The check acceptance procedure described below, when practiced routinely, can greatly increase the effectiveness of the District Attorney's Bad Check Program. The identification of the check writer is the key to successful prosecution and collection of restitution for victims.
A. Ask to see a current driver's license.
- Look at the check writer’s driver's license.
- Write the check writer’s driver's license number and expiration date on the check.
- The person accepting the check should put their initials next to the driver's license number to identify the check acceptor.
- If the driver's license number is imprinted on the check, the acceptor should look at the check writer's driver's license to verify that the imprinted information on the check matches. Circle the driver's license number, write the expiration date on the check and initial next to it.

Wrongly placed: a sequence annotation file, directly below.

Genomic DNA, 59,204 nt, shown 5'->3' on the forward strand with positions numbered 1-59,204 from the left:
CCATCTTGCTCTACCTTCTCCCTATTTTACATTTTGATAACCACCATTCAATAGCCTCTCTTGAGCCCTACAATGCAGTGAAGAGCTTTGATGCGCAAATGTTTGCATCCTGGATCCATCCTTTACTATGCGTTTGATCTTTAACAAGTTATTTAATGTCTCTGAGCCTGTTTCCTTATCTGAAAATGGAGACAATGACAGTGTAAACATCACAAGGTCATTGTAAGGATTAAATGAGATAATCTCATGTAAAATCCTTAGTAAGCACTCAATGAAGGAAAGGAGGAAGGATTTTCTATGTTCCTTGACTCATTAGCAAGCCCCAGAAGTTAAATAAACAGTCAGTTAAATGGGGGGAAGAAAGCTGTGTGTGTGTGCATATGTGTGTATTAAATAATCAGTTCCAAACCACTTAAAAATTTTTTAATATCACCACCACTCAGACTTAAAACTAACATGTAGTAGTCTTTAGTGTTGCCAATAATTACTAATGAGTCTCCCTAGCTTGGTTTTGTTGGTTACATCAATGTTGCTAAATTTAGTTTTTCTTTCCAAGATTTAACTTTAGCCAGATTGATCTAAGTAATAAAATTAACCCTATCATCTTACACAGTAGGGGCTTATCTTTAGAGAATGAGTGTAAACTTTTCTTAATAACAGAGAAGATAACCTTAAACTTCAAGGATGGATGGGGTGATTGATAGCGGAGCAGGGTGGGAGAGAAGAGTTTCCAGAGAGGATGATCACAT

- If the check writer notes their driver's license number on the check, make sure it matches the driver's license they are presenting. Circle the number, write the expiration date on the check and initial next to it.
- If the driver's license presented does not match the name imprinted on the check, don't accept the check.
B. Ask for a work phone number.
C. Avoid taking:
- Two-party checks
- Out-of-state checks
- Altered checks
- Income tax checks
- Insurance claim checks
- Counter or temporary checks
- Post-dated or stale-dated checks
- Non-personalized checks
Use common sense: if in doubt, call the bank and verify that the check is good.
Weigh the possible loss you may take against the possible gain.
Be particularly cautious on weekends and holidays.
Do not permit yourself to become flustered by the shopper who is in a rush; be courteous, but careful.